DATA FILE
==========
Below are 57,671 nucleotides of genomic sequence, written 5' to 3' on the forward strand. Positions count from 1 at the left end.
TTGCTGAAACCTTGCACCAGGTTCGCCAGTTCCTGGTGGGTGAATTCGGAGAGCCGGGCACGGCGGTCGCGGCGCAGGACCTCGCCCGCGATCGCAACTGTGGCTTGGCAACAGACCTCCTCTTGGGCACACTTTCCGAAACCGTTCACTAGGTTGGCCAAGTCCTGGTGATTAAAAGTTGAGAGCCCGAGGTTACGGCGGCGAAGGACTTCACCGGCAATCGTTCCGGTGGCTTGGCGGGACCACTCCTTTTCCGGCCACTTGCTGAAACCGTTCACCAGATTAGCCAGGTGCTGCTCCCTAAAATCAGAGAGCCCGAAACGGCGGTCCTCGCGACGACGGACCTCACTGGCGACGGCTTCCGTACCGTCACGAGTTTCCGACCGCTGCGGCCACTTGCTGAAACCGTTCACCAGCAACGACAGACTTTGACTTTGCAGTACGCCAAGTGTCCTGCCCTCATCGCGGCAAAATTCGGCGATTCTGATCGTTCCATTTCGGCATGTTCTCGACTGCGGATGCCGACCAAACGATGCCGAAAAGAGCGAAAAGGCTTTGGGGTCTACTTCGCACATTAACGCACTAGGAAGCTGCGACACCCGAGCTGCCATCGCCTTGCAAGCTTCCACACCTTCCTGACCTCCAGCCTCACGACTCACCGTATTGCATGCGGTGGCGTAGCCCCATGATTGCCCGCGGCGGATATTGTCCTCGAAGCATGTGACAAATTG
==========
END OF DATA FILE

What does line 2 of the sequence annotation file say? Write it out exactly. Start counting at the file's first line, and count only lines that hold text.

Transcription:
TTGCTGAAACCTTGCACCAGGTTCGCCAGTTCCTGGTGGGTGAATTCGGAGAGCCGGGCACGGCGGTCGCGGCGCAGGACCTCGCCCGCGATCGCAACTGTGGCTTGGCAACAGACCTCCTCTTGGGCACACTTTCCGAAACCGTTCACTAGGTTGGCCAAGTCCTGGTGATTAAAAGTTGAGAGCCCGAGGTTACGGCGGCGAAGGACTTCACCGGCAATCGTTCCGGTGGCTTGGCGGGACCACTCCTTTTCCGGCCACTTGCTGAAACCGTTCACCAGATTAGCCAGGTGCTGCTCCCTAAAATCAGAGAGCCCGAAACGGCGGTCCTCGCGACGACGGACCTCACTGGCGACGGCTTCCGTACCGTCACGAGTTTCCGACCGCTGCGGCCACTTGCTGAAACCGTTCACCAGCAACGACAGACTTTGACTTTGCAGTACGCCAAGTGTCCTGCCCTCATCGCGGCAAAATTCGGCGATTCTGATCGTTCCATTTCGGCATGTTCTCGACTGCGGATGCCGACCAAACGATGCCGAAAAGAGCGAAAAGGCTTTGGGGTCTACTTCGCACATTAACGCACTAGGAAGCTGCGACACCCGAGCTGCCATCGCCTTGCAAGCTTCCACACCTTCCTGACCTCCAGCCTCACGACTCACCGTATTGCATGCGGTGGCGTAGCCCCATGATTGCCCGCGGCGGATATTGTCCTCGAAGCATGTGACAAATTG